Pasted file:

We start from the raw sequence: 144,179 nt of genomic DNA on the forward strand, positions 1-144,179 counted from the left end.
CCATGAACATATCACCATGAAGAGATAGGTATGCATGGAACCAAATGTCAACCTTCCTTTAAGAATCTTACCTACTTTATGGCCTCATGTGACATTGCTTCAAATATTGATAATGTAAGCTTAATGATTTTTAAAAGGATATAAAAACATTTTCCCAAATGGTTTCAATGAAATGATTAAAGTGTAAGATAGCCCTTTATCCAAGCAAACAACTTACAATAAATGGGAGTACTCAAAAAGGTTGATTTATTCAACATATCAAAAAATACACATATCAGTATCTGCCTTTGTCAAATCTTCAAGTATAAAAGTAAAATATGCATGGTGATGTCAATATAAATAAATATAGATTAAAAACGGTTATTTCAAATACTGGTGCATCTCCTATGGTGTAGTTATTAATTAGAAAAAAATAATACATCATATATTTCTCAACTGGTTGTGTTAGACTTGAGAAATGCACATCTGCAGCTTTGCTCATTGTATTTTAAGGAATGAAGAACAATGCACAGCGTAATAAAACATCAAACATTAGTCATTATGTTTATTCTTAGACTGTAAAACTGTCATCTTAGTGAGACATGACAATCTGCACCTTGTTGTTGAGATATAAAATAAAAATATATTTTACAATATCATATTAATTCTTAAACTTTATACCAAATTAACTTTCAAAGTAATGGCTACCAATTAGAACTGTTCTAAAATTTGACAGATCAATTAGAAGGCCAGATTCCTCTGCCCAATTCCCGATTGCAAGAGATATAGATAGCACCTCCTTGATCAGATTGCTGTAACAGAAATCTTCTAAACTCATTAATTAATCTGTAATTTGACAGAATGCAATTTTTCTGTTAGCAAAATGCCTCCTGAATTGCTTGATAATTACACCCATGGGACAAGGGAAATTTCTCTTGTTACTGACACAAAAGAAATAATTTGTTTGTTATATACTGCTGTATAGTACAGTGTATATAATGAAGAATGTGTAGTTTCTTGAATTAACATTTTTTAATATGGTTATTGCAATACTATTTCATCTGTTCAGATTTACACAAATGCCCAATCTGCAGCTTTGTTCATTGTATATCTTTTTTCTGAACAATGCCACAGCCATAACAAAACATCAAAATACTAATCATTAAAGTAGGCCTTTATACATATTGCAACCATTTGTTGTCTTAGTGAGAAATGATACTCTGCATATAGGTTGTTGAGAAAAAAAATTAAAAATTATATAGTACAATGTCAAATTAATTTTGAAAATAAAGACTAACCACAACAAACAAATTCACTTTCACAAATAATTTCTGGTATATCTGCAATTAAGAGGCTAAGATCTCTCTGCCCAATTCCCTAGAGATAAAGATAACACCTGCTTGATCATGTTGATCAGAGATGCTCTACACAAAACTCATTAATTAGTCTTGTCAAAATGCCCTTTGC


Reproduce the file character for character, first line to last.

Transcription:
We start from the raw sequence: 144,179 nt of genomic DNA on the forward strand, positions 1-144,179 counted from the left end.
CCATGAACATATCACCATGAAGAGATAGGTATGCATGGAACCAAATGTCAACCTTCCTTTAAGAATCTTACCTACTTTATGGCCTCATGTGACATTGCTTCAAATATTGATAATGTAAGCTTAATGATTTTTAAAAGGATATAAAAACATTTTCCCAAATGGTTTCAATGAAATGATTAAAGTGTAAGATAGCCCTTTATCCAAGCAAACAACTTACAATAAATGGGAGTACTCAAAAAGGTTGATTTATTCAACATATCAAAAAATACACATATCAGTATCTGCCTTTGTCAAATCTTCAAGTATAAAAGTAAAATATGCATGGTGATGTCAATATAAATAAATATAGATTAAAAACGGTTATTTCAAATACTGGTGCATCTCCTATGGTGTAGTTATTAATTAGAAAAAAATAATACATCATATATTTCTCAACTGGTTGTGTTAGACTTGAGAAATGCACATCTGCAGCTTTGCTCATTGTATTTTAAGGAATGAAGAACAATGCACAGCGTAATAAAACATCAAACATTAGTCATTATGTTTATTCTTAGACTGTAAAACTGTCATCTTAGTGAGACATGACAATCTGCACCTTGTTGTTGAGATATAAAATAAAAATATATTTTACAATATCATATTAATTCTTAAACTTTATACCAAATTAACTTTCAAAGTAATGGCTACCAATTAGAACTGTTCTAAAATTTGACAGATCAATTAGAAGGCCAGATTCCTCTGCCCAATTCCCGATTGCAAGAGATATAGATAGCACCTCCTTGATCAGATTGCTGTAACAGAAATCTTCTAAACTCATTAATTAATCTGTAATTTGACAGAATGCAATTTTTCTGTTAGCAAAATGCCTCCTGAATTGCTTGATAATTACACCCATGGGACAAGGGAAATTTCTCTTGTTACTGACACAAAAGAAATAATTTGTTTGTTATATACTGCTGTATAGTACAGTGTATATAATGAAGAATGTGTAGTTTCTTGAATTAACATTTTTTAATATGGTTATTGCAATACTATTTCATCTGTTCAGATTTACACAAATGCCCAATCTGCAGCTTTGTTCATTGTATATCTTTTTTCTGAACAATGCCACAGCCATAACAAAACATCAAAATACTAATCATTAAAGTAGGCCTTTATACATATTGCAACCATTTGTTGTCTTAGTGAGAAATGATACTCTGCATATAGGTTGTTGAGAAAAAAAATTAAAAATTATATAGTACAATGTCAAATTAATTTTGAAAATAAAGACTAACCACAACAAACAAATTCACTTTCACAAATAATTTCTGGTATATCTGCAATTAAGAGGCTAAGATCTCTCTGCCCAATTCCCTAGAGATAAAGATAACACCTGCTTGATCATGTTGATCAGAGATGCTCTACACAAAACTCATTAATTAGTCTTGTCAAAATGCCCTTTGC